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DNR: Black bear spotted in southern Indiana likely to wake up from hibernation soon

Posted at 8:46 AM, Feb 14, 2017
and last updated 2017-02-15 00:33:04-05

MADISON, Ind. -- A black bear living in southern Indiana will wake up from hibernation soon.

According to the Indiana Department of Natural Resources, the bear has been in hibernation in Big Oaks National Wildlife Refuge since the beginning of the winter. It could emerge to find food or water as soon as mid-February.

The bear was spotted twice last summer in southern Indiana. According to the DNR, it swam through the Ohio River from Kentucky. 

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"Right now, the path of the bear is random. It goes north, south, east and west. We don't know where it's gonna end up," DNR Mammalogist Taylor Rasmussen said in August. 

The Indiana administrative code prohibits the killing of a black bear unless it's “destroying or causing substantial damage to property owned or leased by the landowner or tenant.”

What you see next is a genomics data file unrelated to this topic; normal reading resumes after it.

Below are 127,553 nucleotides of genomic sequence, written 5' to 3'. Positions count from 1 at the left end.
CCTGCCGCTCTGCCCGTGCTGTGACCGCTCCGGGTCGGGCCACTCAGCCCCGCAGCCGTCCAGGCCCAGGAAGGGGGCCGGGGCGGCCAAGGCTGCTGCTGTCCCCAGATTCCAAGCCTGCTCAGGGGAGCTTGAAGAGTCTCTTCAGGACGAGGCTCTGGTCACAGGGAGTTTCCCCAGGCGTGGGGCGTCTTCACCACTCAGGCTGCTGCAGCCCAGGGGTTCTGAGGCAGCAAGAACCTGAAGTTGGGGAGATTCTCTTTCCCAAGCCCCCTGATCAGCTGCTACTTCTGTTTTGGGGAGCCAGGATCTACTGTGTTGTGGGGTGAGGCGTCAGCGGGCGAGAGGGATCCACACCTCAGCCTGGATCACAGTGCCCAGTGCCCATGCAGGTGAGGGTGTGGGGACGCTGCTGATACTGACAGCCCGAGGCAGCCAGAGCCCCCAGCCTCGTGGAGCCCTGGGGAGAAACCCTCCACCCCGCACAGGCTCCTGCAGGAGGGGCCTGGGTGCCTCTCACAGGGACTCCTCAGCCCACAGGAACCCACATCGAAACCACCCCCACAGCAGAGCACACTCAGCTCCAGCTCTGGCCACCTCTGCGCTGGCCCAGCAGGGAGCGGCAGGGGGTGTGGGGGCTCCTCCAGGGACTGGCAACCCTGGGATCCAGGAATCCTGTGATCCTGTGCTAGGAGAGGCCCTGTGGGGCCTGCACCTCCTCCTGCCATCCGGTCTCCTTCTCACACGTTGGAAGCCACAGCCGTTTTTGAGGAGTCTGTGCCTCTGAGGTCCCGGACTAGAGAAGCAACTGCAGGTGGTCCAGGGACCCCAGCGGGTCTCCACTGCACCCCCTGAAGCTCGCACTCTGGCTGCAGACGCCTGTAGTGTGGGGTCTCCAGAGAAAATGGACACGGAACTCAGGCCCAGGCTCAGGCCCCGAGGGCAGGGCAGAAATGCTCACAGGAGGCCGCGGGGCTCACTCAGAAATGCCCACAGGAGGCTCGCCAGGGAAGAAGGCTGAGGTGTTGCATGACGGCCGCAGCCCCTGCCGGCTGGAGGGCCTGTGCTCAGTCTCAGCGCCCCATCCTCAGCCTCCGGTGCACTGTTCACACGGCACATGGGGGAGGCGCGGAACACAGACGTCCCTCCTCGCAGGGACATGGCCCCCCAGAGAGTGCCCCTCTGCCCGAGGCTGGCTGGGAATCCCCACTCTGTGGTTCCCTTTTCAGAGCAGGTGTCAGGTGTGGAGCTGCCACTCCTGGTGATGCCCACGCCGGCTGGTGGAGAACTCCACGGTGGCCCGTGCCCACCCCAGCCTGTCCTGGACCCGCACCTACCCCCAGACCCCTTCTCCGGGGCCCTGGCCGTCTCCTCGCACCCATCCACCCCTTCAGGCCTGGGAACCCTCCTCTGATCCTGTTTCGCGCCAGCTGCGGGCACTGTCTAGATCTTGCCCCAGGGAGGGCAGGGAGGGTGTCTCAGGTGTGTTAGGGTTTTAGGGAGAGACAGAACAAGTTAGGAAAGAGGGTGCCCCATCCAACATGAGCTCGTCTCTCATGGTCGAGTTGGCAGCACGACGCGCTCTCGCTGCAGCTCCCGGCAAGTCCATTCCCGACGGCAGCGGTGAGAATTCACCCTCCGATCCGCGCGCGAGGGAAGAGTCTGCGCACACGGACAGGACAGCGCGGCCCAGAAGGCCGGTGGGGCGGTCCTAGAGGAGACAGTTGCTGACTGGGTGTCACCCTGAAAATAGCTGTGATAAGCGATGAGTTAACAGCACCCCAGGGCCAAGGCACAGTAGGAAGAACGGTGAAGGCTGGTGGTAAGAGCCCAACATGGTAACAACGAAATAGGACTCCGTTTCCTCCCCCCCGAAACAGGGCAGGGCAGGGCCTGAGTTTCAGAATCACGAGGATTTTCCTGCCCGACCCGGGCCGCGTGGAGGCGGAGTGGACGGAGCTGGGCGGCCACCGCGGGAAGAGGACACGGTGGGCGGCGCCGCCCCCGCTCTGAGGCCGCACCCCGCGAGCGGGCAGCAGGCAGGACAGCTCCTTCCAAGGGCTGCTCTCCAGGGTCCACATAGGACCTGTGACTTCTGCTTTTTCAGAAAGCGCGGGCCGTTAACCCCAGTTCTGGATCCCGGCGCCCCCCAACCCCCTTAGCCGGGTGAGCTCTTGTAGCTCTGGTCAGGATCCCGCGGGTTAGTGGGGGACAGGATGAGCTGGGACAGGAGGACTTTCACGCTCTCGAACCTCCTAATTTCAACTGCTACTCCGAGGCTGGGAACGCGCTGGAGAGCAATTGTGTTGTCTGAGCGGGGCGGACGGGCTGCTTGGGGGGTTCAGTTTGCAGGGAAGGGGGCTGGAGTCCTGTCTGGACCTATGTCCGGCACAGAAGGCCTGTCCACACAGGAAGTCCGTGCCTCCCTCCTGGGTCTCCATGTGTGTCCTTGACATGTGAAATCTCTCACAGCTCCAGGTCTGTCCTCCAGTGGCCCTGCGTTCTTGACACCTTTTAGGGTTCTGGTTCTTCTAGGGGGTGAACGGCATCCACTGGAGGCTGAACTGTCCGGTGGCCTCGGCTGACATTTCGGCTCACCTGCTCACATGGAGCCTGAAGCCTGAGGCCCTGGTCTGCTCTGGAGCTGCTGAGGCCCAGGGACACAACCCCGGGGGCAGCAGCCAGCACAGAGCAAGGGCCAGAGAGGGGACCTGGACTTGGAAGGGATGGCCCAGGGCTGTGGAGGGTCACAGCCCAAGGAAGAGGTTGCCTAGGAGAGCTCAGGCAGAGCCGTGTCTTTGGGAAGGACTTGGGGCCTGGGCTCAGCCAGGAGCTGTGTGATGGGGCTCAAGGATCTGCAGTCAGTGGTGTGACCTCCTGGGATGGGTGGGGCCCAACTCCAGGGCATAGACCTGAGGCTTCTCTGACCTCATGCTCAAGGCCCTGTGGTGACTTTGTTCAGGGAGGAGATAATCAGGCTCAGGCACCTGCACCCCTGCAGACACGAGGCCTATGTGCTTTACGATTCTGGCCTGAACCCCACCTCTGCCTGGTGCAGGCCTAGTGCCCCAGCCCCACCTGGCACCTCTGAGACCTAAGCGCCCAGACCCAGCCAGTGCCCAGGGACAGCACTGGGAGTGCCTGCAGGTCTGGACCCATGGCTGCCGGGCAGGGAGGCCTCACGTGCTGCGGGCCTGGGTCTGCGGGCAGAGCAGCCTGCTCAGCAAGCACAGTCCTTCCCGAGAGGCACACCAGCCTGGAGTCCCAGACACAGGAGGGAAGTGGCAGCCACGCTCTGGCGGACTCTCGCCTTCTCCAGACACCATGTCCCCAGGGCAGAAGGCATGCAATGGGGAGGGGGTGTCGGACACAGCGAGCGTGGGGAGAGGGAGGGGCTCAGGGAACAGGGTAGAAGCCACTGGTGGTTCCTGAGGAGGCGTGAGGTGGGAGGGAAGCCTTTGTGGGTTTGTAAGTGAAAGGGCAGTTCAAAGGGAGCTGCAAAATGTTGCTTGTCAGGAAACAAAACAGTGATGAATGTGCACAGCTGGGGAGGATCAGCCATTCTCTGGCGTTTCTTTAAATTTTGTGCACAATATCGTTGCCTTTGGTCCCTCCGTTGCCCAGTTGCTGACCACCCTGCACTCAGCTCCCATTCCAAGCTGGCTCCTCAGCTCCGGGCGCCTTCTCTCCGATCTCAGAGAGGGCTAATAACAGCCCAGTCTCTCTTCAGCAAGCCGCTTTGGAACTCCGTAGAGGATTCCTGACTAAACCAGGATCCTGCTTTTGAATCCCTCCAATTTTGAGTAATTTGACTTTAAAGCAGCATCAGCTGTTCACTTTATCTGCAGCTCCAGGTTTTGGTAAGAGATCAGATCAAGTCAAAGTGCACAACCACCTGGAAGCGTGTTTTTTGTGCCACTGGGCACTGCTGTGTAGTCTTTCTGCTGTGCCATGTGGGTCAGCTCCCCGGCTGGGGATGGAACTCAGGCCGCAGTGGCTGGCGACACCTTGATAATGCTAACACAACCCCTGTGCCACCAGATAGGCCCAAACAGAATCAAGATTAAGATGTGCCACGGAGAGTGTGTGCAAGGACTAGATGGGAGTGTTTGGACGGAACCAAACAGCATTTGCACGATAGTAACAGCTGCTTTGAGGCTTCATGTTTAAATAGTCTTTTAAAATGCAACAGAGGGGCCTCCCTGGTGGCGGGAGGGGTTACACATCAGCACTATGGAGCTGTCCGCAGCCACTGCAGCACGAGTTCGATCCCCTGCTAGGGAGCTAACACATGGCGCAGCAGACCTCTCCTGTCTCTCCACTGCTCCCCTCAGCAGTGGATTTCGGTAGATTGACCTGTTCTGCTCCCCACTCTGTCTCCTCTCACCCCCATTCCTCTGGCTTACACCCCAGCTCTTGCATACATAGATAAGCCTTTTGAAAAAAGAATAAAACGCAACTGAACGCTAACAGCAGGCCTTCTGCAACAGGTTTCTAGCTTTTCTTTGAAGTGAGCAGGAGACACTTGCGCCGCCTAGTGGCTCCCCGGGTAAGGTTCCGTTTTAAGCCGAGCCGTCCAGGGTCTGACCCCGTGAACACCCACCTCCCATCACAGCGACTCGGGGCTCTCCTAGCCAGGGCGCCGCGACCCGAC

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The bear will most likely run from people if it sees them.

DNR offers the following tips for anybody living near the refuge:

  • Don’t intentionally feed bears. If a bear becomes accustomed to finding food near your home, it is likely to become a “problem” bear.
  • Place garbage cans inside a garage or shed.
  • Clean and store grills away after use.
  • Don’t leave pet food outside overnight.
  • Remove bird feeders and bird food from late March through November.
  • Don’t add meat or sweets to a compost pile.
  • If you encounter a bear, don’t run. Shout, wave your arms and back away slowly.
  • Collect and remove low-hanging or fallen fruit from fruit trees.
  • Eliminate meat, cooking oil, fish or fruit odors from near your home. This includes fish-meal fertilizers.
  • Collect and remove any ripened vegetables from your garden.
  • Protect bee hives through the use of electric fencing.

The bear is the second spotted in Indiana over the last year.

In 2015, conservation officers confirmed sightings of a black bear in northern Indiana – the first to be seen in the state in more than 140 years.

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That bear was eventually trapped in Stevensville, Michigan, and euthanized after it was determined it had become a threat to public safety.